Arcangela Tarabotti (Elena Cassandra Tarabotti) (1604-1652) was the most radical female writer of her generation, a witty and outspoken polemicist who openly denounced the oppression of women in seventeenth-century society. Consigned to the Benedictine convent of Sant’Anna as a young girl, Tarabotti spent her life enclosed within its walls – a product of forced monachization, the perpetual enclosure of women who did not have a religious vocation. Despite her enclosure, Tarabotti forged relationships with men and women throughout Italy (her rich intellectual network stretched well into northern Europe) and published five literary works – an astonishing feat for a cloistered nun: the more so, given the controversial content of most of her works. 

In her early manuscripts, titled Convent Hell and Paternal Tyranny, Tarabotti decries fathers, church officials, and the ragion di stato complicit in forced monachization, positioning herself as political theorist and protofeminist as well as polemicist. Even her first published work, Paradiso monacale (Convent Paradise, 1643), which offers an ostensibly positive portrait of the convent, praises religious life only if freely chosen and emphasizes the central tenet of free will.


In other works, Tarabotti’s political and feminist thought extend beyond the cloister to launch a more general defense of women’s right to education and autonomy. She skillfully responded to attacks against female luxury in her Antisatira (Antisatire, 1644), instead satirizing male vanity; and refuted the shocking claim – perhaps made in jest – that women were less rational than men, Che le donne siano della spetie degli uomini (1651). In her Lettere familiari e di complimento (Letters Familiar and Formal, 1650), she showcased the wide range of her literary, political, and personal connections and vigorously defended her literary reputation. The Lagrime d’Arcangela Tarabotti per la morte dell’Illustriss. signora Regina Donati (Tears of Arcangela Tarabotti Upon the Death of the Most Illustrious Signora Regina Donati), a brief memorial work appended to the Lettere, offered Tarabotti the opportunity to eulogize her convent sister and dear friend as a true – not forced – nun. Initially praised and then quickly condemned by many of her contemporaries for her sharp tone and controversial arguments, Tarabotti and her work went largely ignored until the twentieth century. A resurgence in interest in Tarabotti as a writer, protofeminist, and political theorist has led to increasing focus on her by scholars across disciplines.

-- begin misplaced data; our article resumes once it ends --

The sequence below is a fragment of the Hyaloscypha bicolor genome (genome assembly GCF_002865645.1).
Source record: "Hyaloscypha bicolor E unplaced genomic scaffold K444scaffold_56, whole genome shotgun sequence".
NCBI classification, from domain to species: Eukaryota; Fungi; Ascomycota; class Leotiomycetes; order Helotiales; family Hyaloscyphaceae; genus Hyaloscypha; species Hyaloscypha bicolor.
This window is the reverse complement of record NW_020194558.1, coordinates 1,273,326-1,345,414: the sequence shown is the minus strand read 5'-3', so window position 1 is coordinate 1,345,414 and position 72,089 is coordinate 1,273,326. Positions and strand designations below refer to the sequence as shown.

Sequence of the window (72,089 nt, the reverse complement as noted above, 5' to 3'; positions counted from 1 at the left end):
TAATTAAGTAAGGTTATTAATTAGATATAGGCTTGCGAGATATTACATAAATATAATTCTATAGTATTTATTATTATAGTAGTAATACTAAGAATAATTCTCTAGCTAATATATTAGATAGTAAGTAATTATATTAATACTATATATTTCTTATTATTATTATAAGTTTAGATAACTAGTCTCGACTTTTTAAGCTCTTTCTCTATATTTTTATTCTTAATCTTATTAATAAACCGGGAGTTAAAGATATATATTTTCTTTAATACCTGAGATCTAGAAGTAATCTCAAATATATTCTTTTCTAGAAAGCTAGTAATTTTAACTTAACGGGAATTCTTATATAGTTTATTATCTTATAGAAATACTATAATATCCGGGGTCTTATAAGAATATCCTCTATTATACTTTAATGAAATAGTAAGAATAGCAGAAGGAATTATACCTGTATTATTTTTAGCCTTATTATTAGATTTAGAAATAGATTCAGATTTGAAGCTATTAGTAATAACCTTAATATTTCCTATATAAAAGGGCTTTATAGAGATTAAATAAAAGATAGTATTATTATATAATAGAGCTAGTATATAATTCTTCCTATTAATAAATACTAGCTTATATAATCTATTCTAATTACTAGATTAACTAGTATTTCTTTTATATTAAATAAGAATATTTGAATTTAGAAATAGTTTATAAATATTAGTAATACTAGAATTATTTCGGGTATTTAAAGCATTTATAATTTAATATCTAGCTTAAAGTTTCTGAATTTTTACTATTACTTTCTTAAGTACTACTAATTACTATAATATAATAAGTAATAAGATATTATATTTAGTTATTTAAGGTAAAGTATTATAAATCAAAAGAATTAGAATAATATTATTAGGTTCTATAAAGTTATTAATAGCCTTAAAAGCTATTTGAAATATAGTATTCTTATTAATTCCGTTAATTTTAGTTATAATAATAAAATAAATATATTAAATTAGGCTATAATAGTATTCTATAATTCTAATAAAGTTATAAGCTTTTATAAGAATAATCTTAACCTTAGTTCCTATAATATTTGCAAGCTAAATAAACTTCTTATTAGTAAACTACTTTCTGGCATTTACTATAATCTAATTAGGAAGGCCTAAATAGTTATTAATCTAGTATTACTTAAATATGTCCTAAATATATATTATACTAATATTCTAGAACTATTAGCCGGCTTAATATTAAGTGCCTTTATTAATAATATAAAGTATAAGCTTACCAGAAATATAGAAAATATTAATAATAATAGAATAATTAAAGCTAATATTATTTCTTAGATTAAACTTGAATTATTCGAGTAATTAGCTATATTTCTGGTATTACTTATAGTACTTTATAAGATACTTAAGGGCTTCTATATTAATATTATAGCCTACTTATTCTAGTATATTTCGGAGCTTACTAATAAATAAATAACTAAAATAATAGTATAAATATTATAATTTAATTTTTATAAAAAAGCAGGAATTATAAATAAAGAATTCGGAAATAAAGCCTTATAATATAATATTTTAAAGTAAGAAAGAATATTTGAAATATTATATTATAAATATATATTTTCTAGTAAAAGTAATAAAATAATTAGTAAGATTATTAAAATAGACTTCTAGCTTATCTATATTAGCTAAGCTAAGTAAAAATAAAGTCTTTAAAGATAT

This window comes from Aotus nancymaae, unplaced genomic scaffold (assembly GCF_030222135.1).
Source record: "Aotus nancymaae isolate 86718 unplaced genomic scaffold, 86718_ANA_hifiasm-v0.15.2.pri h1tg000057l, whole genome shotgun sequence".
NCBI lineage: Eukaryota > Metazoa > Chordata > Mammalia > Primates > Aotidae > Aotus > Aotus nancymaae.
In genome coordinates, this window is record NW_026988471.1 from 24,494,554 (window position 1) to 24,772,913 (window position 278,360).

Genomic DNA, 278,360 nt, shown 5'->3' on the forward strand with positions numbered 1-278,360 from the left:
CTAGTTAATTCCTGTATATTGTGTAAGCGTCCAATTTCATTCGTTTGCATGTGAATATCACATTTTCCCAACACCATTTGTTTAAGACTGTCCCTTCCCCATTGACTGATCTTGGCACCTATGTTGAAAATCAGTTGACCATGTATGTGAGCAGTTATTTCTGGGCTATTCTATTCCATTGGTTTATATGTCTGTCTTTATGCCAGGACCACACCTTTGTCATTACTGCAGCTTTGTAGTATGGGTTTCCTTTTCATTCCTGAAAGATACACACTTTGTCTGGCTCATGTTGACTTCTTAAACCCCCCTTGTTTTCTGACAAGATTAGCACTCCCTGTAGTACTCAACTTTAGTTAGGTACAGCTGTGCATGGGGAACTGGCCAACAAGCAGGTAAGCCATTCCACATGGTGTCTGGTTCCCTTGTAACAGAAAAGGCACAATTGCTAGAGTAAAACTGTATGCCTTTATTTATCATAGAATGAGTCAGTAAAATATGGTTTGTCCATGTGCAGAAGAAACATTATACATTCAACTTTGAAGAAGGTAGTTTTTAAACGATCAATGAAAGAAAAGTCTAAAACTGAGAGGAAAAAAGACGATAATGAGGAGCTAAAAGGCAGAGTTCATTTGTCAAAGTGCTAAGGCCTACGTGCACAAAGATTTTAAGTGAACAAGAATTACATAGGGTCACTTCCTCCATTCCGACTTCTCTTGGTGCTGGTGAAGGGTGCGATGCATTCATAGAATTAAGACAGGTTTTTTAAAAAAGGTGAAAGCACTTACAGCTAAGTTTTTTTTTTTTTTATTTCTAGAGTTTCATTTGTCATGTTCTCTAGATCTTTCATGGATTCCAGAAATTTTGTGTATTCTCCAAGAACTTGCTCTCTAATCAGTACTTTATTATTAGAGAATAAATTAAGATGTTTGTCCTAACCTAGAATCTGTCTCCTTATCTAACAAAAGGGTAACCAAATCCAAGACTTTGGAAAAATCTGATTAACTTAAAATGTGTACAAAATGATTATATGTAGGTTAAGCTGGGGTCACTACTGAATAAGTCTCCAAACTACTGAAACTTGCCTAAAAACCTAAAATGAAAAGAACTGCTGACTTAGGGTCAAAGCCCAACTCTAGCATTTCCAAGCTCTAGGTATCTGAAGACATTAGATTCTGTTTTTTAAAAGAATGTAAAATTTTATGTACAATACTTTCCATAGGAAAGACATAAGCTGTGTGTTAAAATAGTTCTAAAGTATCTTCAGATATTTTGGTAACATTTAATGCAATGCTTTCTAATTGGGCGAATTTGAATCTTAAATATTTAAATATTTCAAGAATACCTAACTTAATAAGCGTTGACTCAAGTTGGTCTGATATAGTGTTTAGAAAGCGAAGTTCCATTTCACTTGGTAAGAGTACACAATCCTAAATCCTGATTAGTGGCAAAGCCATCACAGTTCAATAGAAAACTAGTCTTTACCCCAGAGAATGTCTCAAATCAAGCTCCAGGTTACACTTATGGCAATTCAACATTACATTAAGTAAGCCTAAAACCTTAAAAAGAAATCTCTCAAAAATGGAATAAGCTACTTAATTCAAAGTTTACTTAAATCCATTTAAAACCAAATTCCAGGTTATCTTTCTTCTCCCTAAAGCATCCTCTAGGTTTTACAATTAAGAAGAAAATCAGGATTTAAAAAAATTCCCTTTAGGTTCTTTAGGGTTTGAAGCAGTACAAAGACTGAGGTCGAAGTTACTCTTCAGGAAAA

For a number of years now I've had the great good fortune to collaborate on editing and translating Tarabotti's works together with my collaborator Lynn Lara Westwater, of the George Washington University. Currently, we are preparing to embark on a new collaborative project dedicated to the study of Tarabotti's devotional works Convent Paradise and Tears.